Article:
- The Washington Times - Friday, June 17, 2005


In politics, it always helps to put a face on a cause.

For supporters of embryonic stem-cell research, nobody played that role quite like Christopher Reeve, the paralyzed actor who touted the promise of such research before his death in October.

Opponents of embryonic stem-cell research also have found their face — 21 of them. They are the children who helped President Bush show what a frozen embryo has the potential to become.

“The children here today remind us that there is no such thing as a spare embryo,” Mr. Bush said last month at the White House.

The embryos that would become these children were created through in vitro fertilization and placed in frozen storage. They were donated by couples who no longer needed them and implanted into a woman who became their mother.

So far, 81 “snowflake” babies have been born through embryo adoption, the president said.

“We hear a lot of rhetoric that these are just clumps of cells,” said David Prentice, a senior fellow at the conservative Family Research Council. “The snowflake kids are very effective in showing that they are very young humans that need to be given their chance for development.”

Over the past two decades, since the first “test-tube baby” was born, an estimated 400,000 frozen embryos have accumulated in more than 400 fertility clinics across the country. What to do with those frozen embryos has become a matter of intense debate.

Some advocate donating excess embryos for stem-cell research.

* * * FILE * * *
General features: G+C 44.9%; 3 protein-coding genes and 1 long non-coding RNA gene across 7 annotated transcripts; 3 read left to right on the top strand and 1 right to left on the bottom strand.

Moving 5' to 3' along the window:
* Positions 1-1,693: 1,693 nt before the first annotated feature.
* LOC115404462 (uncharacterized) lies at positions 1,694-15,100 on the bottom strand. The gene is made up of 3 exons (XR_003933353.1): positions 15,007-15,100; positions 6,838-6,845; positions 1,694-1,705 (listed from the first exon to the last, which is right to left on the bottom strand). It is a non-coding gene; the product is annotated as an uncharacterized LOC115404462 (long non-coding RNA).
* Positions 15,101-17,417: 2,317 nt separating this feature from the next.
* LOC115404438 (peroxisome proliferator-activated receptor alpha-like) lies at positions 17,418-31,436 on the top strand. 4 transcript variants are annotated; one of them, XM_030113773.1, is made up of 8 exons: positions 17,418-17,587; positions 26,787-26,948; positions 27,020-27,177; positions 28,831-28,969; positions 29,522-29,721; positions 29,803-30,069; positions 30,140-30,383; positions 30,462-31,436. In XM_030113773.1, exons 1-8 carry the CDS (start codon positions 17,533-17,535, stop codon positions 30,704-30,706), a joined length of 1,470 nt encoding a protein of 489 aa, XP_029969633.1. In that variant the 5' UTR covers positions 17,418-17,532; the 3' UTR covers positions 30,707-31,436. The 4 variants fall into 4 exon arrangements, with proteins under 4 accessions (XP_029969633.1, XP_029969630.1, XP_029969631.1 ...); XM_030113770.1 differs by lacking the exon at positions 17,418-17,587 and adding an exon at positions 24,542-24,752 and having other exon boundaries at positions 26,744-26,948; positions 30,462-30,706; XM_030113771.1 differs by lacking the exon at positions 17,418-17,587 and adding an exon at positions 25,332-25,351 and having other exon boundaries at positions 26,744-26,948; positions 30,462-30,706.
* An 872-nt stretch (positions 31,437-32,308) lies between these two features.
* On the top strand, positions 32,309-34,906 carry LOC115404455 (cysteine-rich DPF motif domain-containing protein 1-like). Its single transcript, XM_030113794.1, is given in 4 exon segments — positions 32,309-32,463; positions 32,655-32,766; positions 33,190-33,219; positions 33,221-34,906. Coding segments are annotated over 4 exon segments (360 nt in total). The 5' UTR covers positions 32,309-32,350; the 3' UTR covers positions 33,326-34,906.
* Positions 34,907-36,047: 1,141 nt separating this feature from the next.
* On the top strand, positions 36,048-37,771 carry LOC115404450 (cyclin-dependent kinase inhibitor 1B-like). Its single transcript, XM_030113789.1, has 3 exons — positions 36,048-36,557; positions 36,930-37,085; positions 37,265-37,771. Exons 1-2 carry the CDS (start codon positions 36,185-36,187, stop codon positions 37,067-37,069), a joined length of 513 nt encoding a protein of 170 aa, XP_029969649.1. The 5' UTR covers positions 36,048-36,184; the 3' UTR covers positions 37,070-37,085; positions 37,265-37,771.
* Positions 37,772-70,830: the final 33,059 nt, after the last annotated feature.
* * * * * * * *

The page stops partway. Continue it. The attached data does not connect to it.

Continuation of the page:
Embryonic stem cells are master cells that can turn into any tissue in the body. Many scientists hope to harness them to grow replacement tissue to treat diabetes, Parkinson’s disease, spinal cord injuries and other diseases.

Some religious groups and conservatives oppose the research because obtaining those stem cells kills the embryo.

They say excess embryos could be donated to some of the 6 million to 7 million infertile couples in the United States.

“There is an opportunity to give every one of these embryos an adoptive set of parents,” Mr. Prentice said.

Bob and Angie Deacon of Virginia Beach thought they had only one option for the 13 embryos they created more than six years ago — giving them to another couple.

For years after having twins, they wondered how to deal with the leftover embryos. Then they heard about Nightlight Christian Adoptions, which coined the term snowflakes for children born through embryo donation.

“The story for me was just very touching. I just knew that was something I needed to do,” Mrs. Deacon said.

Nightlight Christian Adoptions said it has not sought to align itself in the fight against embryonic stem-cell research, but it doesn’t mind the attention if that is what it takes to advertise its program to the public.

“We certainly don’t have a political agenda. We’re not seeking the political limelight, but if these 81 children … get the message out that these embryos are not medical waste, that they are not just something that’s going to be discarded anyway, then I’m very happy about that,” said Lori Maze, director of the snowflakes program.

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